parameters you'll need to supply, and some of them aren't
at all obvious. You may find the disassembler (documented
under Python language services) to be helpful in figuring
some of them out.

John Roth
Jul 18 '05 #4
John Roth wrote:
Look at the 'new' module. It's in the Library Reference under
Python Runtime Services. You'll need to wrap the byte string
with 'code', and then wrap that with 'function'.


that's insane, though. use marshal on code objects, and keep your
sanity.

see page 4-10 in this document for a small sample:

http://www.effbot.org/zone/librarybo...esentation.pdf

to avoid chaos when you upgrade Python, it's a good idea to attach
imp.get_magic() to the marshalled string, and verify it before you un-
marshall the code; see:

http://mail.python.org/pipermail/pyt...er/196230.html

</F>

Jul 18 '05 #5
Benjamin Scherrey wrote:
I'm curious as to how difficult it would be to take a string that contains
compiled bytecode, load it into memory, give it a function name then
execute that function. I'm thinking of a database that contains compiled
objects that I can load and execute. I'm also curious as to what level of
grainularity this would work - module, class, class method, function?
Anyone tried to do this before? Obviously dependencies are a consideration
but I'm more interested in the mechanics of this. Appreciate ideas &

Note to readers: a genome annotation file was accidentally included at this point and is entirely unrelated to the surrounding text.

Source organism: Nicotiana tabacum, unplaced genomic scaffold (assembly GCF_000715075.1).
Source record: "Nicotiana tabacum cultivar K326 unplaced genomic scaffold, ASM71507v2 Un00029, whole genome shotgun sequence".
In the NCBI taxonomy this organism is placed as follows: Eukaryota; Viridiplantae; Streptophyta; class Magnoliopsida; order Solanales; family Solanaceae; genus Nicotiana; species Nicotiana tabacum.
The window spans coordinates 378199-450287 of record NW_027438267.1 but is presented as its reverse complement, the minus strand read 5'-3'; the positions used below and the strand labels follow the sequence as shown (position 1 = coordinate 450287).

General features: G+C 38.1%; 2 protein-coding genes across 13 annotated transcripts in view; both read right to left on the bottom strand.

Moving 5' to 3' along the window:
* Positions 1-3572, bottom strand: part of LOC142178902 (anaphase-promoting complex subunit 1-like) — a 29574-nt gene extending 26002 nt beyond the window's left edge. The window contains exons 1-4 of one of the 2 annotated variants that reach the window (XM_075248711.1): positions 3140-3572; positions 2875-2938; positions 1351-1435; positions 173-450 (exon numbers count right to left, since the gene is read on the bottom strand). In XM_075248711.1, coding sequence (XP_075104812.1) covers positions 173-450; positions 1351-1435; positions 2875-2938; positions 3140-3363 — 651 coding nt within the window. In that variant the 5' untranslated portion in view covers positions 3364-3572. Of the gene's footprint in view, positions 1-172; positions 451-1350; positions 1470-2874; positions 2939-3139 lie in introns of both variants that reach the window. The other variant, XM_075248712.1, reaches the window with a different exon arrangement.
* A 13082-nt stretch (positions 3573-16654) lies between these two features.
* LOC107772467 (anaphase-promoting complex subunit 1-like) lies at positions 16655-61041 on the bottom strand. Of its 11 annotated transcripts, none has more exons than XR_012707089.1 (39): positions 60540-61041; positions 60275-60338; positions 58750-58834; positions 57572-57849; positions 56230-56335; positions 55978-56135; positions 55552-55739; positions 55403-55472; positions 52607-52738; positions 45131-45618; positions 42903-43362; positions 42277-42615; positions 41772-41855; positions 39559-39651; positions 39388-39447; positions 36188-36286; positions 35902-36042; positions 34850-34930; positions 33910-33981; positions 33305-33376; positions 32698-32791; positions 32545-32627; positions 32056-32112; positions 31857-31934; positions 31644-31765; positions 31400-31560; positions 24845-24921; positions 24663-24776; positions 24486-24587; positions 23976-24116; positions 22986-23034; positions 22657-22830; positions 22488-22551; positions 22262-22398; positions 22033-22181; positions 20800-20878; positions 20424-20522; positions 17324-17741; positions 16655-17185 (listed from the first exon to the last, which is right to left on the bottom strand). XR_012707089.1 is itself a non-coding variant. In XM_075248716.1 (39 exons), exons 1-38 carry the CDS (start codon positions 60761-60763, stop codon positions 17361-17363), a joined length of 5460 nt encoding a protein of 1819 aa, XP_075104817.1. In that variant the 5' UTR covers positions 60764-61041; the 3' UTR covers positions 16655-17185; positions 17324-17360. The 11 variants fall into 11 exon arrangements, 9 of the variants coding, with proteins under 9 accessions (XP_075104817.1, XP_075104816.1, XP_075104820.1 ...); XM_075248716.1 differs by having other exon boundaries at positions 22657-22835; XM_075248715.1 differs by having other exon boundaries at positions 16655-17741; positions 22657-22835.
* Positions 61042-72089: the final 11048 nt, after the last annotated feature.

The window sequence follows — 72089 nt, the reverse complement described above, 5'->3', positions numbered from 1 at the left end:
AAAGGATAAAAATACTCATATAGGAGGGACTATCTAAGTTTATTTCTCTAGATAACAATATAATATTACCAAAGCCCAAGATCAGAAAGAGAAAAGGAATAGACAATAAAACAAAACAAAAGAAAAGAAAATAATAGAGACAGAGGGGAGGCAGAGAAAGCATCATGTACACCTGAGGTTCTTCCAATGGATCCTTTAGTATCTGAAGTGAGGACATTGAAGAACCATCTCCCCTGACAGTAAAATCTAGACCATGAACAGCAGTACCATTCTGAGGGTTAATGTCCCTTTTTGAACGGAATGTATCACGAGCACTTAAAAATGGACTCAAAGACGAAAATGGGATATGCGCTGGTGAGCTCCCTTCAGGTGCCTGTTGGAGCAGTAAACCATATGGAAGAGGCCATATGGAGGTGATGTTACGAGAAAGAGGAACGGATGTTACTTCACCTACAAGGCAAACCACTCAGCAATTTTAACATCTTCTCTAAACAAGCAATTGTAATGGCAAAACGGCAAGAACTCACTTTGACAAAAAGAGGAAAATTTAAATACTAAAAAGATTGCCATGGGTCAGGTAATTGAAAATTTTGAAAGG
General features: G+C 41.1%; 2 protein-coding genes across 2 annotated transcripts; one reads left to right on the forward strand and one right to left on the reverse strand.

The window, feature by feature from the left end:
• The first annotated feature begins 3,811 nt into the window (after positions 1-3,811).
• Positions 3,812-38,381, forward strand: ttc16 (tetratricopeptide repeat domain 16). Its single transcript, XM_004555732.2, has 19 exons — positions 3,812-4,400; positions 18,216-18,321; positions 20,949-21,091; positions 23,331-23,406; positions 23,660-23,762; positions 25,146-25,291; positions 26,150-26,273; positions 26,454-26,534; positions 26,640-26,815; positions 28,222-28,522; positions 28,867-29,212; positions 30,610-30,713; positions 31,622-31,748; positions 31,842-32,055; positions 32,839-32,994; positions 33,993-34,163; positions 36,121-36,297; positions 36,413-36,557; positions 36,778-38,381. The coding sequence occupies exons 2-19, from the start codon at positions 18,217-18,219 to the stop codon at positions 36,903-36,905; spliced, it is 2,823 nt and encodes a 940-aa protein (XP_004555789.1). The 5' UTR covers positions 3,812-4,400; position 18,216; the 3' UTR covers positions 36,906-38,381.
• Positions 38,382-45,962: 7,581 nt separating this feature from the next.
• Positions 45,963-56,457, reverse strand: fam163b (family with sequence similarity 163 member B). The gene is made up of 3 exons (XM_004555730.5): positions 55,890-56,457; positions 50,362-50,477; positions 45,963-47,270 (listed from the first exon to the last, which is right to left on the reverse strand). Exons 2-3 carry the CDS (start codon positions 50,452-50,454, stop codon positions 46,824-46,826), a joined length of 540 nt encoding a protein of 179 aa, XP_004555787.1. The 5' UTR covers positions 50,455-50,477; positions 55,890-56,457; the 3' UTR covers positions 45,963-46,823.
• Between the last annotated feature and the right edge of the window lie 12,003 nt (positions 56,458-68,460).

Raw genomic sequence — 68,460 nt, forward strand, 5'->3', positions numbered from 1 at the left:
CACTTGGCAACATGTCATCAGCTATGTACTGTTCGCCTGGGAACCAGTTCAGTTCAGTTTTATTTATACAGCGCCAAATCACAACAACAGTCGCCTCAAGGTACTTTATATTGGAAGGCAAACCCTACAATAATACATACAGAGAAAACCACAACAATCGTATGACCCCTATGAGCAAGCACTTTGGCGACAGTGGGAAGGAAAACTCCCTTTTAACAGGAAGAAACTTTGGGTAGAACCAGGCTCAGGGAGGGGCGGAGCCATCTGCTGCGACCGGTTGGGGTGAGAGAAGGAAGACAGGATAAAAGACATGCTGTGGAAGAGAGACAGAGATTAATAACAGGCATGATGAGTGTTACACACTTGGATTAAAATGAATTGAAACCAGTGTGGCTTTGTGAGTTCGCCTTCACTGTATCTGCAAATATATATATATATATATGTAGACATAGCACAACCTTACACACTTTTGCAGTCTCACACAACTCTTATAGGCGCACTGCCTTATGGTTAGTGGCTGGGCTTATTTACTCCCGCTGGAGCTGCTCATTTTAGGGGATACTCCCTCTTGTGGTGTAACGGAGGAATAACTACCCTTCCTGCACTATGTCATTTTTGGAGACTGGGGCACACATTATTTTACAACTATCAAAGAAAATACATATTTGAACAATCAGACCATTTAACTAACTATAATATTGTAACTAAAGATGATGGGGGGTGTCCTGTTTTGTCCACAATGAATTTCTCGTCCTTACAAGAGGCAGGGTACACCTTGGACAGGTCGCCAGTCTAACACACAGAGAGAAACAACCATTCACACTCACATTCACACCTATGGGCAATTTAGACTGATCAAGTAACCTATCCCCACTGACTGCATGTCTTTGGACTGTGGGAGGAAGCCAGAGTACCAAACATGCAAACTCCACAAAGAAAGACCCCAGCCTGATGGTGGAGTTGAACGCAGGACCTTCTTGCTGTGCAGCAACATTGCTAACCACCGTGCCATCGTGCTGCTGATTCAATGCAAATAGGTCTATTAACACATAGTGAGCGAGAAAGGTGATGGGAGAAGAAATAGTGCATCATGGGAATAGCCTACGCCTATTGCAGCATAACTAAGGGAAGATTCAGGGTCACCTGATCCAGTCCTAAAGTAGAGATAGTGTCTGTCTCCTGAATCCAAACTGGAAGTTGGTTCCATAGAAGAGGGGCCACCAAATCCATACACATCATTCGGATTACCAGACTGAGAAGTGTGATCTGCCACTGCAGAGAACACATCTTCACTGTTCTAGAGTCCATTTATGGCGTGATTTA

pointers you might have...

Ben Scherrey


The following was written just for fun with no pretension that it will work
in the "real world". I've only manipulated co_consts and co_code of my
custom code object - you can investigate the other parameters one after
another and replace them with something at your choice.
The question that remains - how do you want to create the bytecode strings?
If from actual functions, why not store their source code, if from
codeobjects, why not marshal.dump()/load() them?

Peter

<code>
# get hold of the function and code types
def f(): pass
function = type(f)
del f
code = type(compile("d ef f(): pass", "noname", "exec"))

template = compile("def f(): pass", "noname", "exec")

def makeFunc(byteco de, consts):
""" create a new function from a bytecode string and a consts tuple """

# instead of inventing all code-attributes ourselves
# copy those we are not interested in from an existing template
co = template
codeobj = code(co.co_argc ount, co.co_nlocals, co.co_stacksize ,
co.co_flags, bytecode, consts, co.co_names,
co.co_varnames, co.co_filename, co.co_name,
co.co_firstline no, co.co_lnotab, co.co_freevars,
co.co_cellvars)

return function(codeob j, globals(), "f", None, None)

# get hold of a valid bytecode string
# (I could have pasted the string literal from the interpreter,
# but I chose not to cheat :-)
def prototype():
print "so what"
bytecode = prototype.func_ code.co_code

# test what we have so far
g = makeFunc(byteco de, consts=(None, "it takes more than the byte-code",))
h = makeFunc(byteco de, consts=(None, "to make a function"))
g()
h()
</code>
Jul 18 '05 #6
Benjamin Scherrey schrieb:
I'm curious as to how difficult it would be to take a string that contains
compiled bytecode, load it into memory, give it a function name then
execute that function. I'm thinking of a database that contains compiled
objects that I can load and execute. I'm also curious as to what level of
grainularity this would work - module, class, class method, function?
Anyone tried to do this before? Obviously dependencies are a consideration
but I'm more interested in the mechanics of this. Appreciate ideas &
pointers you might have...

Ben Scherrey


I am just writing my Macro/Script in python sourcecode.
In the program I'm doing:

f = open('segment.p y','r')
str = f.read()
f.close()

segment_code = compile(str, '<string>', 'exec')

exec(segment_co de)

Markus
Jul 18 '05 #7